FluentU takes authentic videos—like music videos, movie trailers, news and inspiring talks—and turns them into personalized language learning lessons.
- Slow down audio resources. Whether you’re listening to an audio course or clicking on the first YouTube video in Chinese you can find, slow the audio down so you can better identify tones (and, if you want to go the extra mile, repeat them out loud). Podcasts are one of the best resources to use for this exercise, and you can always adjust their speed. In fact, there are plenty of podcasts specifically designed for Mandarin learners, such as the Slow Chinese podcast, where the speakers talk at a slower rate and use relatively simple vocabulary.
- Use tone pairs in your own sentences. Practice talking to yourself out loud, pronouncing each tone to the best of your ability. Since each word has its own tone, you’ll need to get used to pronouncing multiple tones for just one sentence. It might seem like a daunting task at first, but it’s not impossible, and hearing your voice make those beautiful, melodic Chinese sounds is quite satisfying.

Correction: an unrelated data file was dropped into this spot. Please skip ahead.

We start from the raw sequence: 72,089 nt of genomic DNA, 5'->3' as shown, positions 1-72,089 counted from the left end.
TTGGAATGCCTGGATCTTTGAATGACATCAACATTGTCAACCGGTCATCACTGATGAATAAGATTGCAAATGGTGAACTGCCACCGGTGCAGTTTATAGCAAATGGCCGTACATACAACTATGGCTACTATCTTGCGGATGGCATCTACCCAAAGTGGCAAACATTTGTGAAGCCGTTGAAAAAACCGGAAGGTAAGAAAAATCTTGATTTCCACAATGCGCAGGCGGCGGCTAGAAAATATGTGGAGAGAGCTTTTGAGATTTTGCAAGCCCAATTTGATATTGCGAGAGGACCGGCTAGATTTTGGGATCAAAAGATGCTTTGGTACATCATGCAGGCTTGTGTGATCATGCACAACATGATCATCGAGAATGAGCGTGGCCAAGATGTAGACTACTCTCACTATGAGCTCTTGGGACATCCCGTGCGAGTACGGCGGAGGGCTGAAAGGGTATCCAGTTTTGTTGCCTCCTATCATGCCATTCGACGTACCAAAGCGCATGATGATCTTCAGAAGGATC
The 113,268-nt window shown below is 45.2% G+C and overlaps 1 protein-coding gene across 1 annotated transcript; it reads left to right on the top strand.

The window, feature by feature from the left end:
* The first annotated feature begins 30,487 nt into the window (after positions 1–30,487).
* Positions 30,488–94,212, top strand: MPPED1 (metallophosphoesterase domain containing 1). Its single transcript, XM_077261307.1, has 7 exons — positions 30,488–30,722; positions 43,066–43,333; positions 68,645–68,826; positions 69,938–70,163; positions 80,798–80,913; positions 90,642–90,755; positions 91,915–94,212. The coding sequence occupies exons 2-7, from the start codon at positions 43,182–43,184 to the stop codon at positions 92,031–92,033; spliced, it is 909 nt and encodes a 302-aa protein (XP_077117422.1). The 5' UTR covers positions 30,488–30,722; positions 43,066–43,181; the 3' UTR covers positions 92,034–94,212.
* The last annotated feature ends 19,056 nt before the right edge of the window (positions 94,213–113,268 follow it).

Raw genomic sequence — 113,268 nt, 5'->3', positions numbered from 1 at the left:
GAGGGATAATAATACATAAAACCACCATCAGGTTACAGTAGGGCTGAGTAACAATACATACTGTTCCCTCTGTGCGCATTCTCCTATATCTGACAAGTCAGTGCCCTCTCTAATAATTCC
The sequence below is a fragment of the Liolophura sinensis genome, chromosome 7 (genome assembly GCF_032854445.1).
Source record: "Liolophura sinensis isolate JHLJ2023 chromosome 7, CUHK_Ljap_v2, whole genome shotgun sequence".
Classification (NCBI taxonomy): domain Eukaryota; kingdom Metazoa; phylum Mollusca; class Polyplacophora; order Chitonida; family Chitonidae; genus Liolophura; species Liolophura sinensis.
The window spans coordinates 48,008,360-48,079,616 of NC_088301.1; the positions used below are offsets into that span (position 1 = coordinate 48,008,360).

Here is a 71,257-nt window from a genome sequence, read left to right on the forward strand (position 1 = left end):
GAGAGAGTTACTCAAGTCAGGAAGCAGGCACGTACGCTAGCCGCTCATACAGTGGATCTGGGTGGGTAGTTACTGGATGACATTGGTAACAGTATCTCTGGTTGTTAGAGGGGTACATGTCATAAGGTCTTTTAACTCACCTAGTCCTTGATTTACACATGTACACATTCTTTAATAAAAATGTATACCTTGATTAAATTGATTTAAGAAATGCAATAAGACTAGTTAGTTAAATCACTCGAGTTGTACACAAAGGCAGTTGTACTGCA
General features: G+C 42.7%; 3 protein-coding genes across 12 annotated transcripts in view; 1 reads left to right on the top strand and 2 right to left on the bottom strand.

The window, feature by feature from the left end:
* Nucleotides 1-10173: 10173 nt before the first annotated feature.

Listen Up! The 5 Chinese Tones and How to Use Them Like a Pro
The 4 Chinese Tones… and the Mysterious 5th Tone
Now that you know how Chinese tones work, why they’re so important and the best ways to practice them, it’s time to dive deep into what these tones are and what they sound like.
Keep in mind that no matter which language you speak, you use tones in your daily life.
For example, in English, a person can say the word “mom” in many different tones.
If you’re excited to see your mom, you might exclaim in a high, excited voice, “Mom!”
If a mom asked her child to clean their room when they didn’t want to, the child might say, “But, mom!” in a long, drawn-out, whiny tone.
If your mom said something that offended you, you might yell out in surprise, “Mom!” with a shocked, falling tone of disapproval.
Finally, if you’re looking for your mom, you might call out, “Mom?” in a rising, questioning tone.
Those sounds make up all four of the Chinese tones—the only difference is that, in Mandarin, they have names.
1. First Tone (Flat Tone)
The first tone is made when your voice becomes higher and flatter. The pitch is raised and the syllable is pronounced with a drawn-out tone that doesn’t drop or rise in between. In pinyin, the first tone is written as a long line above the vowel: 妈 (mā) — mother.
2. Second Tone (Rising Tone)